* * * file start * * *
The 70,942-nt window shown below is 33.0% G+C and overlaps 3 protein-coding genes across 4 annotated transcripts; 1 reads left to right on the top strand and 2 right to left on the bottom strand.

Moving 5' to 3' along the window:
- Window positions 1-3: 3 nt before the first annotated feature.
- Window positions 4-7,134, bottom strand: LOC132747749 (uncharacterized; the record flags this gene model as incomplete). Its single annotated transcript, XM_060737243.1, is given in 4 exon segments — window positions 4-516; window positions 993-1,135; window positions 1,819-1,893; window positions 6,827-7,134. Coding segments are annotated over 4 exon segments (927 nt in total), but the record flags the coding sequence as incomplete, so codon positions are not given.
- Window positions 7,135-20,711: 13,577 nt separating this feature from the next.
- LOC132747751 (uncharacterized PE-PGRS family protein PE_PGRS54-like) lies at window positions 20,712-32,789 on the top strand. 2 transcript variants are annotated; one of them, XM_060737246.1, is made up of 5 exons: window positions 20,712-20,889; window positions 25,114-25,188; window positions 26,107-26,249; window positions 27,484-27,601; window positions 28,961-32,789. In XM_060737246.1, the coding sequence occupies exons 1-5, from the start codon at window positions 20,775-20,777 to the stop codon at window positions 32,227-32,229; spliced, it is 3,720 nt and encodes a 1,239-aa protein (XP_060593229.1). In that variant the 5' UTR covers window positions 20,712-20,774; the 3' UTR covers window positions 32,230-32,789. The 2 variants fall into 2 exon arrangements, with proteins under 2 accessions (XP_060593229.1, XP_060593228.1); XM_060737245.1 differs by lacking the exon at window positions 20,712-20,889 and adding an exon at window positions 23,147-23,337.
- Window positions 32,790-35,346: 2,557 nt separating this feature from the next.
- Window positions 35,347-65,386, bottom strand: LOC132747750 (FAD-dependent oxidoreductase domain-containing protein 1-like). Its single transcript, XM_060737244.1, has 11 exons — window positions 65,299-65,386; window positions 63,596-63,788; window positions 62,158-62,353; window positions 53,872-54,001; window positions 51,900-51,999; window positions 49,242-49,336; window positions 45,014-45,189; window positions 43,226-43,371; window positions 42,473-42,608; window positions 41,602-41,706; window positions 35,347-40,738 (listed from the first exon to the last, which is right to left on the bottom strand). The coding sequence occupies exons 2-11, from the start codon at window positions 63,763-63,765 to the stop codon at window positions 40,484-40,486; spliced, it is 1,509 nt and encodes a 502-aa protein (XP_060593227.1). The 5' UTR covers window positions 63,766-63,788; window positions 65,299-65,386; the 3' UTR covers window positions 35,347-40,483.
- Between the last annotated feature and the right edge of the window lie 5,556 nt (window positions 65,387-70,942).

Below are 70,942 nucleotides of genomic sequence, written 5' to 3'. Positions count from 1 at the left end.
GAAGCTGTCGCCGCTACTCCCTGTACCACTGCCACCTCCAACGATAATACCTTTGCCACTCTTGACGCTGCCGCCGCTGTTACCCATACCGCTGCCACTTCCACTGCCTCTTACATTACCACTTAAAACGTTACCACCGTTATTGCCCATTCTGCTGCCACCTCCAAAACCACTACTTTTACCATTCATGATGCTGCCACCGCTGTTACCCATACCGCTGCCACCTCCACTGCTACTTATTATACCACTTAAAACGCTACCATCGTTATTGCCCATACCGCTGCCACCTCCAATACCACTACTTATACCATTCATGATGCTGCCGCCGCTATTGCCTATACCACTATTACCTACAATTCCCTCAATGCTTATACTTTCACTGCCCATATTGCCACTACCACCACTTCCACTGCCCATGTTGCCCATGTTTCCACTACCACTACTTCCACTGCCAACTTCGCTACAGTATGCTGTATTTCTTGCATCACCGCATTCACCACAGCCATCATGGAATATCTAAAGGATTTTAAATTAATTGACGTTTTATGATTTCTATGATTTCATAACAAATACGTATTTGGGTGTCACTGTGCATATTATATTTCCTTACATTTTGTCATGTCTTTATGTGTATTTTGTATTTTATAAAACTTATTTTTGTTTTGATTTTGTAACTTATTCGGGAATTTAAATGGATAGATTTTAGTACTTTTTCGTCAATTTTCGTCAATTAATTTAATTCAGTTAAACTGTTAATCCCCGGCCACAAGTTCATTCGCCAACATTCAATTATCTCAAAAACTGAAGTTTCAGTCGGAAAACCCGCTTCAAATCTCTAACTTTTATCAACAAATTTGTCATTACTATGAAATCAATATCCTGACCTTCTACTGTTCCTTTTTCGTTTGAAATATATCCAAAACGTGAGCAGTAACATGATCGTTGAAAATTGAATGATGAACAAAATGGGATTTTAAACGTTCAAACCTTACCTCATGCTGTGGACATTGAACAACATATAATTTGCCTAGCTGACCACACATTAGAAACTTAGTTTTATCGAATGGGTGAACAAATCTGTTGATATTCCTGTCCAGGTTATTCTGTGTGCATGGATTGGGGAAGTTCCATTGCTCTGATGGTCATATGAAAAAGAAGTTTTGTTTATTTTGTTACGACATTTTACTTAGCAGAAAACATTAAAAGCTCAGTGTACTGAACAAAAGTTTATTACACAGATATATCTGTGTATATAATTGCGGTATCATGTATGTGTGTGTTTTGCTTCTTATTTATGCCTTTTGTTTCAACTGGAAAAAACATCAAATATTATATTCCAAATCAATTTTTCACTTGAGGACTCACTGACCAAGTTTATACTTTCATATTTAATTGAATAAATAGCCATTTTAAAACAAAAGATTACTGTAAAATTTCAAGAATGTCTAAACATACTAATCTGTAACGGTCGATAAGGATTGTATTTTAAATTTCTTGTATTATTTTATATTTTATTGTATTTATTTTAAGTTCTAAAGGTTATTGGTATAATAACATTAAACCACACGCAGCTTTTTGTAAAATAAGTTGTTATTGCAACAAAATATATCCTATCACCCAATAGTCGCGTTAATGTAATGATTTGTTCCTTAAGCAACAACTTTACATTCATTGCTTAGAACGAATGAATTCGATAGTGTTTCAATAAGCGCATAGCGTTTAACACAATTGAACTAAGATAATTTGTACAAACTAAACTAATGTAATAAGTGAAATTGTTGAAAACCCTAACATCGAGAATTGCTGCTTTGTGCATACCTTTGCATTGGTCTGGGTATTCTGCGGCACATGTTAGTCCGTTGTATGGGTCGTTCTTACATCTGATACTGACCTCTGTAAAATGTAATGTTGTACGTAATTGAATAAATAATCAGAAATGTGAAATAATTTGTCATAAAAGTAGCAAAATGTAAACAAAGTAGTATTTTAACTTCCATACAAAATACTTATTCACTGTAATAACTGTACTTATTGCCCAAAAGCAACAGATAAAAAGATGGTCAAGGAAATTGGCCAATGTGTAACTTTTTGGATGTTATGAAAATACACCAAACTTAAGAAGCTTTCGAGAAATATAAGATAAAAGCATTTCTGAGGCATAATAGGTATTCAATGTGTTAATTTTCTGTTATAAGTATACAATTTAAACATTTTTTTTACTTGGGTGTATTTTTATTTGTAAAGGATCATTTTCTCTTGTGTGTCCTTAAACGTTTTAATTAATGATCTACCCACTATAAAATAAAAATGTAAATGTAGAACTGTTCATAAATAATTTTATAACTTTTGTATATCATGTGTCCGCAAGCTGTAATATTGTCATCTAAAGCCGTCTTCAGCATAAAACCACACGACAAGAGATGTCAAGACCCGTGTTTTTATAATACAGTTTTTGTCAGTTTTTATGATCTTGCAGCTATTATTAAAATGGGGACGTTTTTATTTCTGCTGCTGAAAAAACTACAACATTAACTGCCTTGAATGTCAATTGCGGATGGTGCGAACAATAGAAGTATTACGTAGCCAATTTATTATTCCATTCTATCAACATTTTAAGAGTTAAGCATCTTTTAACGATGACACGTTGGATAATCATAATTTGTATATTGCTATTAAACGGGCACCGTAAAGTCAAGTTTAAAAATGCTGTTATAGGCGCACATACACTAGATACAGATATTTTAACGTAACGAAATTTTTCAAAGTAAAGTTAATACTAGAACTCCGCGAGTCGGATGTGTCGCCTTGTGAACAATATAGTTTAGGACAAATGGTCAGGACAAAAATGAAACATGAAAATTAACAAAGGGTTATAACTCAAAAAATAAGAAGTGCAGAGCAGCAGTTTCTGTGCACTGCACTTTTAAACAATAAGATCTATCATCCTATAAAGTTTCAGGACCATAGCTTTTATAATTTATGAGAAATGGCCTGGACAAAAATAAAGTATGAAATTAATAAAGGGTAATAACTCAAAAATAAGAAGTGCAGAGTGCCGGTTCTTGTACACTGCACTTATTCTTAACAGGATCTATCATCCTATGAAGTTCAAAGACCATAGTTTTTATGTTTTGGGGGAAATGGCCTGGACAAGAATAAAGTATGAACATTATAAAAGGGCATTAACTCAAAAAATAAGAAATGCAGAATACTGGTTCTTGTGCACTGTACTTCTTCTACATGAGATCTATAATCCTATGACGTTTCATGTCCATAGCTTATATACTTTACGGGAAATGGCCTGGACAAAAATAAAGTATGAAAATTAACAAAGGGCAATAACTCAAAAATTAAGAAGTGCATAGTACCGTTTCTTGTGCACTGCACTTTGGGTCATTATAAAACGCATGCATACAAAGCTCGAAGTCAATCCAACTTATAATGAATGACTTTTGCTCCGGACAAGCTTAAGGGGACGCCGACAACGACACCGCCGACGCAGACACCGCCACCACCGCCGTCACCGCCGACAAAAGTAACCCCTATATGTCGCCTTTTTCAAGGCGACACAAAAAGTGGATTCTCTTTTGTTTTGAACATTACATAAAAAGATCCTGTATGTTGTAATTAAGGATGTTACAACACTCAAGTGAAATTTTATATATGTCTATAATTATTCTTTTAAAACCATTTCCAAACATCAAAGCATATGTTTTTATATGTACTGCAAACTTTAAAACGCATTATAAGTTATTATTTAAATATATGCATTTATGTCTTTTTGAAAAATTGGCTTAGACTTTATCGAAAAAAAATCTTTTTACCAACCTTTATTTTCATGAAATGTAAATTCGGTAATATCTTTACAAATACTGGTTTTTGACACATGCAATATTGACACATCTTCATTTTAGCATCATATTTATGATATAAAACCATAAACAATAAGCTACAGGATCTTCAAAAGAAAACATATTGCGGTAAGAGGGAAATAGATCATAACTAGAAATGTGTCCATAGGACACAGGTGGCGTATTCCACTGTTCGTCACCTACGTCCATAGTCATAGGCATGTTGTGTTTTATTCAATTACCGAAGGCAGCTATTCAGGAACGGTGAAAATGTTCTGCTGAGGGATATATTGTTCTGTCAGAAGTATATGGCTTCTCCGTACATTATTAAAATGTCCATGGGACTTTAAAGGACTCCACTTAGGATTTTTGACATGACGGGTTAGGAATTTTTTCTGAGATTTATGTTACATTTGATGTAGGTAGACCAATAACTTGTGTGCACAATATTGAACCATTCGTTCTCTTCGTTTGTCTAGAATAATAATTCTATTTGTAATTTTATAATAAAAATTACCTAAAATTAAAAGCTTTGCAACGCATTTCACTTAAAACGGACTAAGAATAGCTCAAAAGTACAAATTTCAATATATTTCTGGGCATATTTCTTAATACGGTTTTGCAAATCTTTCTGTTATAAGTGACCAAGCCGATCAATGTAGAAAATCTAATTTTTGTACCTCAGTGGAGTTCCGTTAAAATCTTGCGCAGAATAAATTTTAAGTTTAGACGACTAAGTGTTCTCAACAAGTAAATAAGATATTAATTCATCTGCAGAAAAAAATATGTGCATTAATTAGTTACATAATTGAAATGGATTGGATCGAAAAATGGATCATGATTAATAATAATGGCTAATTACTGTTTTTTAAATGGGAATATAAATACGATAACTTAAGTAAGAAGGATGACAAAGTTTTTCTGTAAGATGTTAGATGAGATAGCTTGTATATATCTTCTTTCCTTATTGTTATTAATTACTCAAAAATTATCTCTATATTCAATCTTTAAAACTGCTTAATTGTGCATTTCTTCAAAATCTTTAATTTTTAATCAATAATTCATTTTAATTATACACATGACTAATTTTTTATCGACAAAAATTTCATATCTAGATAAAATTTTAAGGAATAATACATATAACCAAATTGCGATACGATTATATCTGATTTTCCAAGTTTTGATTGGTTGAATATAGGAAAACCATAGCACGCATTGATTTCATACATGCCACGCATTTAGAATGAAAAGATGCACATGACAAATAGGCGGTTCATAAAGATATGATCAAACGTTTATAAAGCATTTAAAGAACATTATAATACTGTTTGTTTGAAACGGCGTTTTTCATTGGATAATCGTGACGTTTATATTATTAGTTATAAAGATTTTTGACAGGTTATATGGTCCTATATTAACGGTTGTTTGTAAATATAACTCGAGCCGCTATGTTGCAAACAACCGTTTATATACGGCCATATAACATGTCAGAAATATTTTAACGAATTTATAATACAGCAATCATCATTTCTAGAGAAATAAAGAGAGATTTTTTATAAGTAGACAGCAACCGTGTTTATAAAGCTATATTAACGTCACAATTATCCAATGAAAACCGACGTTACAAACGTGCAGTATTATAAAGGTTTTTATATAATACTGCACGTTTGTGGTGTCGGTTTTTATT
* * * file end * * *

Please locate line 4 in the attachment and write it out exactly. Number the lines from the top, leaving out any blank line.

- Window positions 4-7,134, bottom strand: LOC132747749 (uncharacterized; the record flags this gene model as incomplete). Its single annotated transcript, XM_060737243.1, is given in 4 exon segments — window positions 4-516; window positions 993-1,135; window positions 1,819-1,893; window positions 6,827-7,134. Coding segments are annotated over 4 exon segments (927 nt in total), but the record flags the coding sequence as incomplete, so codon positions are not given.